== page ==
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Culture, General travel, North America, Travel Gear, What to Pack

First Day in Alaska

August 17, 2017 • By

I am a city girl.  I ride the subway, I hail cabs and I complain about garbage and rats.  The sound of heavy traffic, roaring fire engines and honking horns soothes my soul.  Carry-out menus line my kitchen shelves and my refrigerator contains a handful of perishable items.  Breakfast for idiots is my kind of book and I have a chef who cooks for me. I live in a 465 square foot studio and identify my neighbors not by their faces but by the sounds of footsteps or a hair dryer and blender.

Why on earth did I decide to visit Alaska?  This is an easy answer.  It’s the complete opposite of anything in New York City.

An hour after my arrival in Alaska, I found myself on the side of Mt. Alyeska in Girwood hiking the North Face trail.  My friend Brooke Edwards outfitted me with bear spray, binoculars, layers of clothing and the important and necessary day pack and off we went.  At some point while swatting mosquitoes, yelling out, “Hey Bear,” I wondered why I would embark on this journey.


Mt. Alyeska, Alyeska Resort, Girwood, Alaska

Brooke assured me this was an hour-to-the-top type /kind of hike and I would appreciate the views.  I admired how she didn’t break a sweat and I struggled to maintain my dignity. Brooke may not have understood my current level of experience involved(better word) “hiking” up 20 or so steps from the subway to the street and a few block stroll along a flat and even surfaced Lexington Avenue. (See Life on the 6 Train)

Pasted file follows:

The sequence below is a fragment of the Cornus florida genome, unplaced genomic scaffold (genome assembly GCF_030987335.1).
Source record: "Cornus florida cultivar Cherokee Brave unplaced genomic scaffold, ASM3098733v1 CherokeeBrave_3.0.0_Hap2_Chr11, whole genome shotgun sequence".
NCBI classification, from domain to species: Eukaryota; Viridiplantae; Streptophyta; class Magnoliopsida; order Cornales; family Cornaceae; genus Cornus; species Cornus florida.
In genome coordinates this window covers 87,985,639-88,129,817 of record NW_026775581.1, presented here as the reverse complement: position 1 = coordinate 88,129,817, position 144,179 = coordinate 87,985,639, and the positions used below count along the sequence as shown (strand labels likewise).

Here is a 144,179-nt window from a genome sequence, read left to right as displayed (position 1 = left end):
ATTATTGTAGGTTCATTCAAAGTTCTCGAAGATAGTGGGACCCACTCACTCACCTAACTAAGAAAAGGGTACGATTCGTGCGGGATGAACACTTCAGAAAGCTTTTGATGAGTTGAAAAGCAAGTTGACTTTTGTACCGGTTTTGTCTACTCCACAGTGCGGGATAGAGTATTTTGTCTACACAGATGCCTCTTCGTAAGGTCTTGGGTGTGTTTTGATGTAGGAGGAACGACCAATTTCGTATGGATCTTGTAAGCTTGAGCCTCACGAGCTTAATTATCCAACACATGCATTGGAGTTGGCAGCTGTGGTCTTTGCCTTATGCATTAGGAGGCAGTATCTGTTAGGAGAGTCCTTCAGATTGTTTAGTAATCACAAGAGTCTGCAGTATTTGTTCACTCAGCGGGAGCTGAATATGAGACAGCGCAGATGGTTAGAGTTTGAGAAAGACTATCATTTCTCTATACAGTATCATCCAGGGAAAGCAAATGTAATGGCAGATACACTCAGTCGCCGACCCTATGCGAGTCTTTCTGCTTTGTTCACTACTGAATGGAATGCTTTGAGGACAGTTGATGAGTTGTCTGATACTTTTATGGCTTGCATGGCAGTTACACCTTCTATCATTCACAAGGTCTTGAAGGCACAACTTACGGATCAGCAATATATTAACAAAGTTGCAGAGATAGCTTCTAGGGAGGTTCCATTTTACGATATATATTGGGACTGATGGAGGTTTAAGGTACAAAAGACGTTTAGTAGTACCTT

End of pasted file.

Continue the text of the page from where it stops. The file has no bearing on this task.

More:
The view at the top exceeded my expectations and I was happy to get a sense of my surroundings and take in the scenery of the Turnagain Arm, a branch of glacial water surrounded by towering mountains that leads to the Gulf of Alaksa.  Turnagain Arm proved not to be the Northwest Passage Captain Cook sought to discover but its natural beauty rivals any landscape I’ve seen in the world.

Catching my breath, I hobbled to the restaurants as I peeled layer after layer exposing my sweaty back and the markings of an out of shape city girl.  I hoped Brooke would be amenable to a “Kelly kind of eating and drinking break” before heading down the mountain.  She did better than that, after a brief exchange we decided to go fancy in our hiking gear and dine at Seven Glaciers Restaurant, where I feasted on my first Alaskan halibut and a Boullabaisse soup, loaded with seafood and a saffron broth.  We topped off my first day with a pleasant tram ride down the mountain and heaps more wine at the Alyeska Resort.


My expert guide Brooke Edwards at our first toast after hiking Mt. Alyeska, 7 Glaciers Restaurant

With the midnight sun (11:30 PM sunset) toying with my emotions and idea of place, I settled in for a few hours of desperate sleep before jolting awake at 5:30 AM when the sun beckoned me to hit the road.

Travel Tips, What to Pack

It’s time to pack

June 18, 2015 • By

Your departure day is fast approaching and it’s time to think about packing. If there is one piece of advice every single traveler gives to another it’s DO NOT OVER PACK but it’s bound to happen to everyone sooner or later and you will find yourself sitting on that suitcase to ensure closure and cursing at it the duration of your travels.